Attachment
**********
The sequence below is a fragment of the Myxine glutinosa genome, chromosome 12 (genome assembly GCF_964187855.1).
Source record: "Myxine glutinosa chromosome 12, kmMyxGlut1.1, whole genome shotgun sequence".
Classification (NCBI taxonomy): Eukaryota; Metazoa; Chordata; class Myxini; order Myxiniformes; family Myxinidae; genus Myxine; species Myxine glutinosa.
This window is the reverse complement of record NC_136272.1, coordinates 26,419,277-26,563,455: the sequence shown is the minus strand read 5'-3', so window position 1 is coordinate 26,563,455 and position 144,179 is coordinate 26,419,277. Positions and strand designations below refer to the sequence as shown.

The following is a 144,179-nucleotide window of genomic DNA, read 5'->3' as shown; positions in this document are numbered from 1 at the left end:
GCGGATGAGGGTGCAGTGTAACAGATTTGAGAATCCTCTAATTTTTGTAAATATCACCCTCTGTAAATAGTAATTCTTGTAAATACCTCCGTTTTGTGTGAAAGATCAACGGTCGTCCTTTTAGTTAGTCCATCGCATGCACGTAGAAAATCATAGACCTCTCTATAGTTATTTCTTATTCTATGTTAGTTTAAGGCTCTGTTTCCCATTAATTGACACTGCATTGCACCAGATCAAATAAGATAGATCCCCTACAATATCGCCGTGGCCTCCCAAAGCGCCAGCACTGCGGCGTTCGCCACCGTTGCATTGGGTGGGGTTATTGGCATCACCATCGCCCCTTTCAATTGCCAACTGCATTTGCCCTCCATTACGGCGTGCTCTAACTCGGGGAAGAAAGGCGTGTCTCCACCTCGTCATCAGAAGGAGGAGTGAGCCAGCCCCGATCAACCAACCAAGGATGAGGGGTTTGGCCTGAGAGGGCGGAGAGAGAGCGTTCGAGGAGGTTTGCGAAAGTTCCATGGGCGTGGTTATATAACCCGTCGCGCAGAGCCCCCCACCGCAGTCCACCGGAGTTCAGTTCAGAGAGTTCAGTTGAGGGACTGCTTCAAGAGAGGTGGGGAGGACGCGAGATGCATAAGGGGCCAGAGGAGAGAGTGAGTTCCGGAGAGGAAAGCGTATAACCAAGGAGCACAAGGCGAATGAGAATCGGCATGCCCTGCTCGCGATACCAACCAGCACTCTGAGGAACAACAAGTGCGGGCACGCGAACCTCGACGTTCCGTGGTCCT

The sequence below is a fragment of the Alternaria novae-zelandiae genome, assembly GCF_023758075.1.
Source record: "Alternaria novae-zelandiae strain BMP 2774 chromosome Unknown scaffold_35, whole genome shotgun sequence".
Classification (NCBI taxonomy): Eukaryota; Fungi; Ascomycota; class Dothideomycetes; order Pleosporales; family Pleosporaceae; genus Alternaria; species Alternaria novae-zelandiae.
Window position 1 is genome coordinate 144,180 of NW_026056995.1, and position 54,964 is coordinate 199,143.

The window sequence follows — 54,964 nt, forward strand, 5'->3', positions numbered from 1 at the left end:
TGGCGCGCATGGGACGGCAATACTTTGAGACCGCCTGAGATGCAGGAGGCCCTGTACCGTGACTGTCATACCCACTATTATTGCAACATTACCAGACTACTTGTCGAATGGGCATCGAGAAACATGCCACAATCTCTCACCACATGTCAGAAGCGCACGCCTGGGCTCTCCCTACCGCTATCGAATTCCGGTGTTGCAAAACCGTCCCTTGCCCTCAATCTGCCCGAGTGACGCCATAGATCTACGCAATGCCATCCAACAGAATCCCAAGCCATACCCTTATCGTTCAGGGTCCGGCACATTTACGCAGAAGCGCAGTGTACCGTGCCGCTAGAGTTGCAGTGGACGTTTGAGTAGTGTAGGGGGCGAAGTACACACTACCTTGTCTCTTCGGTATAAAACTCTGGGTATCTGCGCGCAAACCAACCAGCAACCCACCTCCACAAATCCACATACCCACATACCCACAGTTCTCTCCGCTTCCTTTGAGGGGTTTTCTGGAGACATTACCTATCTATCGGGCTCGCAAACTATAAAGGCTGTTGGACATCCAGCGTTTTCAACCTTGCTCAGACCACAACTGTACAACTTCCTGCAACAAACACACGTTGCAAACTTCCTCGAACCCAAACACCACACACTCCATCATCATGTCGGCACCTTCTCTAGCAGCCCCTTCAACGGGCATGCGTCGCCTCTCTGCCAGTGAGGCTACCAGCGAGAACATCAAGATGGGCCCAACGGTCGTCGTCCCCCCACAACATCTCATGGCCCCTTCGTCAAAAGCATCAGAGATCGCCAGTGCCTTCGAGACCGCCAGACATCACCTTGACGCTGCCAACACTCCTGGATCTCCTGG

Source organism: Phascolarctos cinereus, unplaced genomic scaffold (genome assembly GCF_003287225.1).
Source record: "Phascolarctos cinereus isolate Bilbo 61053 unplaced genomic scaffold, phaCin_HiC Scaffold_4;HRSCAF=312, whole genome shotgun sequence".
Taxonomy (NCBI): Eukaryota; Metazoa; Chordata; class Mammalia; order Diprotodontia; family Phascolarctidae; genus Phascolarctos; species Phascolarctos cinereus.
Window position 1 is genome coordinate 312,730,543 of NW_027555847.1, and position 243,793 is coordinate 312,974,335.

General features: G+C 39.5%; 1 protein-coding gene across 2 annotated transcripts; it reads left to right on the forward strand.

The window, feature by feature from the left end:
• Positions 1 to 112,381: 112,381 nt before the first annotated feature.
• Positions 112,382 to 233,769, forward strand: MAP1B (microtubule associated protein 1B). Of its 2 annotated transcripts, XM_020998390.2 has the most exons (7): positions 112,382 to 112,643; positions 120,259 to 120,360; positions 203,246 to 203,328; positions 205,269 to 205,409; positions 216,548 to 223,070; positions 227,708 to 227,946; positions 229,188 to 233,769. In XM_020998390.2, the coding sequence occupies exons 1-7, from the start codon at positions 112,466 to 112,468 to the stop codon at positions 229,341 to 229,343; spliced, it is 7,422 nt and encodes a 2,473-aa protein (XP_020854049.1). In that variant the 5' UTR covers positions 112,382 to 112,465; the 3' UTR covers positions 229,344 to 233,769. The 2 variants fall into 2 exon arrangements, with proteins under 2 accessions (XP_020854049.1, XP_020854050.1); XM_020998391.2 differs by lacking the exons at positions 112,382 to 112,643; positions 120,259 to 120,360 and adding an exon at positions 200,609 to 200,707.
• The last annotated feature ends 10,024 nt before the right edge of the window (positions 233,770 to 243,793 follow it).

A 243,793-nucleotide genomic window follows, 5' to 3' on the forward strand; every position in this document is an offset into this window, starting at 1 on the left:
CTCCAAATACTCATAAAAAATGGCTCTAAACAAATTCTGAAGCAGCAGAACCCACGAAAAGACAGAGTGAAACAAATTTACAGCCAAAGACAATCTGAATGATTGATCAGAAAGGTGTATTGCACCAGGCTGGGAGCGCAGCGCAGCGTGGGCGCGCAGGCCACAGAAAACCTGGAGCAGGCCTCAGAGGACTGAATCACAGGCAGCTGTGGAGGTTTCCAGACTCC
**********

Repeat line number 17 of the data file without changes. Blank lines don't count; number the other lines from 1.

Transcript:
General features: G+C 39.5%; 1 protein-coding gene across 2 annotated transcripts; it reads left to right on the forward strand.